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The degree-vs.-certification debate

Q: I am currently in the military and will get out in 2004. Beginning this year, the military is going to pay 100 percent tuition for active duty members going to college or technical training. I am trying to decide if I should try to get a college degree first, or if I should let the government pay for me to get various Cisco, UNIX admin, and network security certifications.

Some people I have talked to in the IT workforce tell me that I should go with the certifications first to get a job making a comfortable living, and that a lot of companies will pay for their employees to finish their degrees while working for the company. Should I do this?

A: Getting certifications before a degree can sometimes be like building a house and then trying to put in a basement. Also, trying to pursue a degree while employed full-time is far more taxing than taking certification courses, which often require less time and energy.

Although it seems to make sense to get the certifications first to get a job, many employers require a college degree for entry-level positions, so you’ll be gambling on whether you can find an employer who doesn’t mind that you chose certifications over college. It’s also true that many firms offer tuition reimbursement, but often in IT departments they prefer to pay for certifications that hone job skills, rather than pay for a bachelor’s degree.

But perhaps you don’t even have to choose. At some universities, there are programs that include IT fields like network security, so you can emerge on graduation day with both a diploma and a few certifications. Talk to the advisors of the colleges you’re interested in and ask if you can tailor a degree program to include certifications as part of your academic credits.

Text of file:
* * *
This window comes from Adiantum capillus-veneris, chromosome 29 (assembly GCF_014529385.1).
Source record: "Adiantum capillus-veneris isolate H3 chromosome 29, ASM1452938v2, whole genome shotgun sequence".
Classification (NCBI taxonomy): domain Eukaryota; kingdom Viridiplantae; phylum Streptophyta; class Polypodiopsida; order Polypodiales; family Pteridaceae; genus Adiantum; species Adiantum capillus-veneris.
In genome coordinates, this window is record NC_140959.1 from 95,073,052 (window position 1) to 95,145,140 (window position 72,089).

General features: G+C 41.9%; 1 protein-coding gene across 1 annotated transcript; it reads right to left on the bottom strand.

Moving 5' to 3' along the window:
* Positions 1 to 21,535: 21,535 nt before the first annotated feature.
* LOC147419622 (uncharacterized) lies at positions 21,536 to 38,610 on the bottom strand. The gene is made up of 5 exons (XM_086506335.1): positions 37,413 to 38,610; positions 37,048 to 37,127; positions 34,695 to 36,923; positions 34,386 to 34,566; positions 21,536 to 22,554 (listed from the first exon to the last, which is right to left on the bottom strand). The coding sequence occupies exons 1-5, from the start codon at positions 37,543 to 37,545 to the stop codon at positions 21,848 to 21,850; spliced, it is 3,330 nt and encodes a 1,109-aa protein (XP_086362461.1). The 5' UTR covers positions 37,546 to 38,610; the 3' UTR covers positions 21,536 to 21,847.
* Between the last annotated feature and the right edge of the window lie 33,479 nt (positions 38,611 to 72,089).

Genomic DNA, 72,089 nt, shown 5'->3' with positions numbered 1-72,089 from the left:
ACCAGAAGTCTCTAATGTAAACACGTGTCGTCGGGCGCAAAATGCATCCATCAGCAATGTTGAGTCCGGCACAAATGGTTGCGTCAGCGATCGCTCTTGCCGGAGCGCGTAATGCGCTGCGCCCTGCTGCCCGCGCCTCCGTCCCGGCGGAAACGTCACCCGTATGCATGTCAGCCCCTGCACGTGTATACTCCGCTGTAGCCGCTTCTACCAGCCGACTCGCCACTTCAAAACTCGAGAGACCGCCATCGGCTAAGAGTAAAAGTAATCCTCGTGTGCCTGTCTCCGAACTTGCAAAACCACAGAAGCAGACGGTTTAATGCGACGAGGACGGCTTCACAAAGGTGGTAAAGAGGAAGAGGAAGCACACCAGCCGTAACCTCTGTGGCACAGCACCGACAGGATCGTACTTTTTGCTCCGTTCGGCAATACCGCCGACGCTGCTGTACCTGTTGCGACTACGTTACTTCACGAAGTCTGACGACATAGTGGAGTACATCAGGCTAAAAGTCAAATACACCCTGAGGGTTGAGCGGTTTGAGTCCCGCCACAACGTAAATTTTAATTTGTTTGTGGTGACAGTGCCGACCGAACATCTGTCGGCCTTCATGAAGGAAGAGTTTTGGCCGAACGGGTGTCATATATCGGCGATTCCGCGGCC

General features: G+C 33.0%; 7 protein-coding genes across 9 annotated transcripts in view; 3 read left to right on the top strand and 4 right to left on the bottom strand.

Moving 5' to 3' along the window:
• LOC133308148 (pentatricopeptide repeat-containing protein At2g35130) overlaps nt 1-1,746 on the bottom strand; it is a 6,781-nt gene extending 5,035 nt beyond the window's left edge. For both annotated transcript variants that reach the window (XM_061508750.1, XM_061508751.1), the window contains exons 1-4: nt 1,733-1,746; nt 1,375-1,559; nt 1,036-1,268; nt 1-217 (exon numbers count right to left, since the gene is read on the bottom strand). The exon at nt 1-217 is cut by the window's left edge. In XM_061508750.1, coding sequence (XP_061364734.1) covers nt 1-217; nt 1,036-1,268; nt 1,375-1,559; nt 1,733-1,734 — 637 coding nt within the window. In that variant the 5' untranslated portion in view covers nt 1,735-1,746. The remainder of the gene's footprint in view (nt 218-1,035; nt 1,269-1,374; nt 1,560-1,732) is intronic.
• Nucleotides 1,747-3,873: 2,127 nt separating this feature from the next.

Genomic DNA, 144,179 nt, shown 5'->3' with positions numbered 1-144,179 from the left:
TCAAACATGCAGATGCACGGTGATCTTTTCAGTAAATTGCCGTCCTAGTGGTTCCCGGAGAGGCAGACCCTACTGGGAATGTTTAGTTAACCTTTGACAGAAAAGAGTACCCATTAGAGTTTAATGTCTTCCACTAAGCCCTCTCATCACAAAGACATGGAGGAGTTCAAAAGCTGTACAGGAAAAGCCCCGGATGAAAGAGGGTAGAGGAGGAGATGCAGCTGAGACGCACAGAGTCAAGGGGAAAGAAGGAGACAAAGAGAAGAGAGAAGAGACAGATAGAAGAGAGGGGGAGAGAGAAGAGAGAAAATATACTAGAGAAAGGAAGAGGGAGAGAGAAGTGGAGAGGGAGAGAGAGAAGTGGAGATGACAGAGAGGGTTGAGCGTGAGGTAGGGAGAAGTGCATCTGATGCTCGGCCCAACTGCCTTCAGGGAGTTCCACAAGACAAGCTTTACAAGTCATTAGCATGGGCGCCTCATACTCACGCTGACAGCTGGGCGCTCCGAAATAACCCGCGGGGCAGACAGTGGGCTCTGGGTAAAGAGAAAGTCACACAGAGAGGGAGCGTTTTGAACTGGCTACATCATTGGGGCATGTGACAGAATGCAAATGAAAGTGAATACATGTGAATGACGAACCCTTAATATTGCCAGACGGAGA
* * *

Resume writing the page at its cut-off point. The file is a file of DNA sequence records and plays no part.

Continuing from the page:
Q: I live in Florida and soon will begin taking courses to become a Quality Assurance professional. The people I know in IT seem to think there aren’t any job opportunities in that field right now and that I should consider something else. From what I’ve researched, it seems like a good starting point for an IT career. Who is right?

A: In a way, you are all right. Quality Assurance is a good launch pad into IT, but only if you find a company willing to begin the countdown. Perhaps instead of talking to people working in IT, you should be talking to those who are hiring for the field. Find out what companies employ Quality Assurance professionals, and ask the IT managers there whether they think the field will be growing or not.

Since “Quality Assurance” is generally used as an umbrella term, and can be applied to areas like software development, laboratory operations, or even management liaison efforts, be sure to first define for yourself what type of QA work you want to do, and contact only companies that fit your vision.

If the managers reply that the opportunities in your area are scant, you may want to think about expanding the breadth of your courses. There might be some skills these managers find appealing, but that their current employees don’t possess, such as negotiation tactics, marketing and sales acumen, or database management.

Q: A friend of mine used to work as a UNIX operator for a financial investment company in New York, and got laid off when the company folded. He’s having a hard time finding a job in the area. I suggested that he either move to another state, or look into a different area in IT. He’s in the process of getting certified as a UNIX administrator. Is there another branch in IT where his skills can skill be useful?

A: Your friend seems to have already chosen a very solid branch for his IT career. As more companies explore the use of UNIX, and its kin, Linux, being an administrator should work well for him. Also, according to some analysts, financial companies are poised to grow in the next five years, so his experience at the investment company could set him apart from other candidates.

If, however, he’s having trouble finding a job in the New York area, moving to a city with fewer similar jobseekers might be of benefit. Being willing to spend a few years in a company that’s in a city like Atlanta or St. Louis will not only increase his chances of getting a job, but could allow him to sharpen his newly acquired administrator skills as well.

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